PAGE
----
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Saturday, August 20, 2016
Wealth, Poverty, and Social Control in the Golden State
By Luke Pickrell
In a capitalist society, the wealth of the working class is appropriated and hoarded by a tiny elite - the ruling class. This ruling class creates a state in its image in order to protect its wealth and ensure its continued enrichment at the expensive of all subordinates. This state, which includes the police, becomes increasingly brutal as class lines sharpen during periods of economic instability - dips, crashes, and depressions that are built into the economic system.
California, the largest and most diverse state in the U.S., is a fine example of a state in the decaying stages of capitalism, during which the misery of the many increases alongside the enrichment of the few, and the armed wing of the state polices the widening class divide with increasing brutality.
In 2015, the state of California passed in front of Brazil and France to become the 6th largest economy in the world. The top ten economies in the world are now the U.S. ($17.8 trillion GDP in 2015), China ($10.9), Japan ($4.1), Germany ($3.6), the UK ($2.9), California ($2.5), France ($2.4), India ($2.1), Italy and Brazil ($1.8 each). (The global collapse of capitalism - some predict a new collapse within the year - is reflected in the fact that only the U.S., China, California and India have growing economies). Only the U.S. (536) and China (213) have more billionaires than California (131 in 2015). The combined wealth of these individuals is worth more than the GDP of many countries. The governor of California, Jerry Brown, has a net worth of $4 million, and California congresswoman Nancy Pelosi is worth a whopping $74 million (making her the 3rd wealthiest member of congress). Larry Page of Google (Mountain View, CA) and Mark Zuckerberg of Facebook (Menlo Park, CA) are multi-billionaires behind corporations ingrained in the bourgeois state and its apparatuses of surveillance and control.
While a handful Californian's are incredibly wealthy, the majority are very poor. In fact, California is the most unequal state in one of the most unequal countries in the world (just as Louisiana is the most incarcerated state in the most incarcerated nation in the world). California has the highest poverty rate in the country, with %27 of children living in poverty; in 2013, 48.8% of children in the state were poor or near the poverty line.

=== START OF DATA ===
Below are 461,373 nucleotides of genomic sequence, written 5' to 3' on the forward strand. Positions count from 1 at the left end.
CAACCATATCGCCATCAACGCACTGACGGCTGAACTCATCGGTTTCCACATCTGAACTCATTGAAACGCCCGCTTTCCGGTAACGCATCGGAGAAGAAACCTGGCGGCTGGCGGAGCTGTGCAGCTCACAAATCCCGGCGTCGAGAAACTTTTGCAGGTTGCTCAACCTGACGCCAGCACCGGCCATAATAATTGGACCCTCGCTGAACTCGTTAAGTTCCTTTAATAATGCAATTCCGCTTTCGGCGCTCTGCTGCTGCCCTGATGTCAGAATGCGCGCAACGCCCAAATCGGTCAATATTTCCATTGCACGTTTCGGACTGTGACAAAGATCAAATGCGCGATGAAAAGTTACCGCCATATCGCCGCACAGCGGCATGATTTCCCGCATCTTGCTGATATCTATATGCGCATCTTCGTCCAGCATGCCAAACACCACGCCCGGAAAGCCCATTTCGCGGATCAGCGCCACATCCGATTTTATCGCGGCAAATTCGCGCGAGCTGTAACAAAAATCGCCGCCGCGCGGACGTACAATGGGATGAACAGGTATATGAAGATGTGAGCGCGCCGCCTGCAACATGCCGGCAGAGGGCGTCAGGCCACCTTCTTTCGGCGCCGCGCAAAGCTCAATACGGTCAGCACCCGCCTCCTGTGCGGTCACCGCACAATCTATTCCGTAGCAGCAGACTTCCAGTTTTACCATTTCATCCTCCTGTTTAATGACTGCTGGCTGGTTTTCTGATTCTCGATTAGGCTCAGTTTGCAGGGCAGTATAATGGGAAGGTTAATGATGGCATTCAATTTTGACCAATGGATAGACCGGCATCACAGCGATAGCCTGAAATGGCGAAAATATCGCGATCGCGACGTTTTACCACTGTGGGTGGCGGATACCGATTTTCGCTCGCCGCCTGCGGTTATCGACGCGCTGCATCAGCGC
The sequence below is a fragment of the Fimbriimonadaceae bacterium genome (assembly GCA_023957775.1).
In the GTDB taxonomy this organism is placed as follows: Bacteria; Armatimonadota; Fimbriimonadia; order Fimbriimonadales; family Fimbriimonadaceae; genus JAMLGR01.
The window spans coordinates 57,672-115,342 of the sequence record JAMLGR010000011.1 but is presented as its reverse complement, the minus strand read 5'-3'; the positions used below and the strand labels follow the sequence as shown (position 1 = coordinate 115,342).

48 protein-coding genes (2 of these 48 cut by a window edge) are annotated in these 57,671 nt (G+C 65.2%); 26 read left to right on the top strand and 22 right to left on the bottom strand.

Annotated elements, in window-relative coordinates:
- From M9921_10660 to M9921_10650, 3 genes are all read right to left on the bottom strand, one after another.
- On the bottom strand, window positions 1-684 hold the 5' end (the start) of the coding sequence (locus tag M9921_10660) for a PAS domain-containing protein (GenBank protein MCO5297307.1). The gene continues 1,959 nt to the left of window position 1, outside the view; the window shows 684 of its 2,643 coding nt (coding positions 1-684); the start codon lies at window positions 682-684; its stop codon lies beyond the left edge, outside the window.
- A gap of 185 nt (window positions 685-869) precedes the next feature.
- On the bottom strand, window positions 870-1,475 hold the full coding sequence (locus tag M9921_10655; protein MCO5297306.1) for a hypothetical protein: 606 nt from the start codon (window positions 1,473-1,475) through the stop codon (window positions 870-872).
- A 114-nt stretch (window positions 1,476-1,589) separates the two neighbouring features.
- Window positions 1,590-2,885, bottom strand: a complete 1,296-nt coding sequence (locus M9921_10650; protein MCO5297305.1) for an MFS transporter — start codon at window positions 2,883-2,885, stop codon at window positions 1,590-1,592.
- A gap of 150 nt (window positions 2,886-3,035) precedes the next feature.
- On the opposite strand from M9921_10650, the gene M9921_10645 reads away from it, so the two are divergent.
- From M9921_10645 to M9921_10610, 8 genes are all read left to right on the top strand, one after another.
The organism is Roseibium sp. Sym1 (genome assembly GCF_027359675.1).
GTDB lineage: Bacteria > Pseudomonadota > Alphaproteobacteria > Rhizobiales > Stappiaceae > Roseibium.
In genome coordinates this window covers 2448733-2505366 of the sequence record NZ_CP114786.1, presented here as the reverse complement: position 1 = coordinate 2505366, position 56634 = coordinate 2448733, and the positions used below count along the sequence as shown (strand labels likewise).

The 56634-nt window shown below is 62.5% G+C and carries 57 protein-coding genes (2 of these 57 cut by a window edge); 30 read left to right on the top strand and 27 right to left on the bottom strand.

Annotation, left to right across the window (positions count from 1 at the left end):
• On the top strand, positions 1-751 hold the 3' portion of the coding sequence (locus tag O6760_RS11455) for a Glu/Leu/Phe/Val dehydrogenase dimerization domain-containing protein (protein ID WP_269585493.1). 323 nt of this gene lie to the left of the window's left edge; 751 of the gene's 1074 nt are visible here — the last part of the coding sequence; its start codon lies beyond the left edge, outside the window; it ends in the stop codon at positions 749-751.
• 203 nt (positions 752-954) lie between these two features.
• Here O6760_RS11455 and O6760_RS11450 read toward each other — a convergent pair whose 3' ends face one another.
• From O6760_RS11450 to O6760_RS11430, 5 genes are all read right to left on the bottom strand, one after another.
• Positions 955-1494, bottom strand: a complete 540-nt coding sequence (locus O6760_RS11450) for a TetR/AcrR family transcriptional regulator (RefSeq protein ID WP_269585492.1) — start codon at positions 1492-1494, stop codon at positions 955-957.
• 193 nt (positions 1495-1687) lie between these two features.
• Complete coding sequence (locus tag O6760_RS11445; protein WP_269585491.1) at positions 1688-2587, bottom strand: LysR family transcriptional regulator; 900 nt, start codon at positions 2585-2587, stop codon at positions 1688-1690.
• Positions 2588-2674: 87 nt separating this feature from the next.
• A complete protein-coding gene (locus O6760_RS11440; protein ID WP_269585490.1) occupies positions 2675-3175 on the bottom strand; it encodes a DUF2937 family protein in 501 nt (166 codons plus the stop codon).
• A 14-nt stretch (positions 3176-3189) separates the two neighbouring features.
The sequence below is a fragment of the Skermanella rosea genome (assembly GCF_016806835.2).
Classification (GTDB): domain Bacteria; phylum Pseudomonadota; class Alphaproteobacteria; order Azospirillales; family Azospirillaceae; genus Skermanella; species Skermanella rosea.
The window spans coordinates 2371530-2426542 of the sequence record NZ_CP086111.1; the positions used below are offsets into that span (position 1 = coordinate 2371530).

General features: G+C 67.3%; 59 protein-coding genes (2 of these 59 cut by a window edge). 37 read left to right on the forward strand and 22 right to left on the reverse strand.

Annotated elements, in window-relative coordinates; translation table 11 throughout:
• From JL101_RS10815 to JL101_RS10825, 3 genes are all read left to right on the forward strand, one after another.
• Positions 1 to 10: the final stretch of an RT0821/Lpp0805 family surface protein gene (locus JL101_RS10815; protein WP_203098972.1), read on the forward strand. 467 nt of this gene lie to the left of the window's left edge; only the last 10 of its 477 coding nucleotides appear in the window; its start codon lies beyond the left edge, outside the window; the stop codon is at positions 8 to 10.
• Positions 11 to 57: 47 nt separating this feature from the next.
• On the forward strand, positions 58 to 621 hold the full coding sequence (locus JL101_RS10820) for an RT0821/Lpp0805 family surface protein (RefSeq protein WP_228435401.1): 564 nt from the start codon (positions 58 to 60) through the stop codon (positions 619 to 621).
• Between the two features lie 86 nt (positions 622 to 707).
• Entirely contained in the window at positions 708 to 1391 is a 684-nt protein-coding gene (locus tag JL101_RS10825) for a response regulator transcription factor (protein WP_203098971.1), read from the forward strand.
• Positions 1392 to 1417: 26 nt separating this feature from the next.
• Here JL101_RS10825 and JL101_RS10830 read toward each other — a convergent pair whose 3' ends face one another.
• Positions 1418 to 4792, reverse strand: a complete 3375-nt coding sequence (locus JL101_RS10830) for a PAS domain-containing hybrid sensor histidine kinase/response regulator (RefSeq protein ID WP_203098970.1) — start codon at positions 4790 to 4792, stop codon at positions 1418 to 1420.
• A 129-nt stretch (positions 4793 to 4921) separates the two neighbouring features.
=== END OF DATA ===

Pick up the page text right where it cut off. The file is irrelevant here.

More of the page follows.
That same year, around one quarter of the state's total population lived in poverty. One in ten Cal State University students are homeless, and one in four go hungry. Housing prices across the state continue to rise, and many people in the Bay Area are being forced out. In San Francisco, low wages and increasing home prices ($2,795 average for a one bedroom, $4,222 for a two) are forcing hundreds of school teachers and paraprofessionals to leave. Rents have skyrocketed in Oakland, with many forced to work two or three jobs just to get by and many people, most from poorer black neighborhoods, being pushed farther and farther away.
As the wealth gap (and therefore the life expectancy gap, literacy gap, education gap, etc.) increases, the class differences in society become increasingly pronounced. The ruling elite must maximize profit and maintain social control, and an increasingly repressive state is needed to control people as they are thrown into deeper and deeper poverty; a brutal economic system requires a brutal state to defend it. In step the police, who in California have time and time again been exposed as agents of the status quo who rape, murder, and pillage with impunity.
In 1966 the Black Panther Party was founded in Oakland largely in response to police brutality against working class blacks. One of the many tactics of the Panthers - dubbed public enemy number one by J. Edgar Hoover - was to police the OPD. Armed with guns, pencil and paper, and citizens' rights leaflets, Panthers would follow OPD cars, stop whenever they stopped, and make their presences known to the officers. (It’s no surprise that the nation’s first gun control laws were passed in California – with help from then-governor Richard Nixon and the NRA – to take guns away from the Panthers). Since 2000, Oakland cops have killed 90 people - 74% working class and black.